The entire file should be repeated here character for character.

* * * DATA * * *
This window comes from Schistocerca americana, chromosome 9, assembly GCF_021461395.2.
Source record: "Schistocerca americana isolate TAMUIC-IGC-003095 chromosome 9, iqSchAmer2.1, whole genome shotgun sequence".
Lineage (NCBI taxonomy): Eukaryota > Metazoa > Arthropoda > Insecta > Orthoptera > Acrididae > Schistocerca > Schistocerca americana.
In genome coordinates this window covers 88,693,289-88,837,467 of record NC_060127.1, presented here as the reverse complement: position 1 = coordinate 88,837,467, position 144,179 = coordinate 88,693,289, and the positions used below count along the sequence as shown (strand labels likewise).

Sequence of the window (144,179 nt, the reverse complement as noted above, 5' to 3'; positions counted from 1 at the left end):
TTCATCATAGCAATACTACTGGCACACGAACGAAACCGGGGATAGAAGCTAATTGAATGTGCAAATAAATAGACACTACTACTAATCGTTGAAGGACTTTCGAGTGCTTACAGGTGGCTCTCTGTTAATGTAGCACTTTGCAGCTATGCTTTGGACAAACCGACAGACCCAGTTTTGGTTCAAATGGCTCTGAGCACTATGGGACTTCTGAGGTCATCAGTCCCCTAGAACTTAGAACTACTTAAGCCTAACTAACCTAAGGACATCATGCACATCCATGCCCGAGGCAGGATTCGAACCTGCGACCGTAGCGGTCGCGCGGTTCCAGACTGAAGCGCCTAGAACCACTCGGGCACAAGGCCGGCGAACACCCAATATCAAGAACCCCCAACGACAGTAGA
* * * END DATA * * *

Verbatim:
This window comes from Schistocerca americana, chromosome 9, assembly GCF_021461395.2.
Source record: "Schistocerca americana isolate TAMUIC-IGC-003095 chromosome 9, iqSchAmer2.1, whole genome shotgun sequence".
Lineage (NCBI taxonomy): Eukaryota > Metazoa > Arthropoda > Insecta > Orthoptera > Acrididae > Schistocerca > Schistocerca americana.
In genome coordinates this window covers 88,693,289-88,837,467 of record NC_060127.1, presented here as the reverse complement: position 1 = coordinate 88,837,467, position 144,179 = coordinate 88,693,289, and the positions used below count along the sequence as shown (strand labels likewise).

Sequence of the window (144,179 nt, the reverse complement as noted above, 5' to 3'; positions counted from 1 at the left end):
TTCATCATAGCAATACTACTGGCACACGAACGAAACCGGGGATAGAAGCTAATTGAATGTGCAAATAAATAGACACTACTACTAATCGTTGAAGGACTTTCGAGTGCTTACAGGTGGCTCTCTGTTAATGTAGCACTTTGCAGCTATGCTTTGGACAAACCGACAGACCCAGTTTTGGTTCAAATGGCTCTGAGCACTATGGGACTTCTGAGGTCATCAGTCCCCTAGAACTTAGAACTACTTAAGCCTAACTAACCTAAGGACATCATGCACATCCATGCCCGAGGCAGGATTCGAACCTGCGACCGTAGCGGTCGCGCGGTTCCAGACTGAAGCGCCTAGAACCACTCGGGCACAAGGCCGGCGAACACCCAATATCAAGAACCCCCAACGACAGTAGA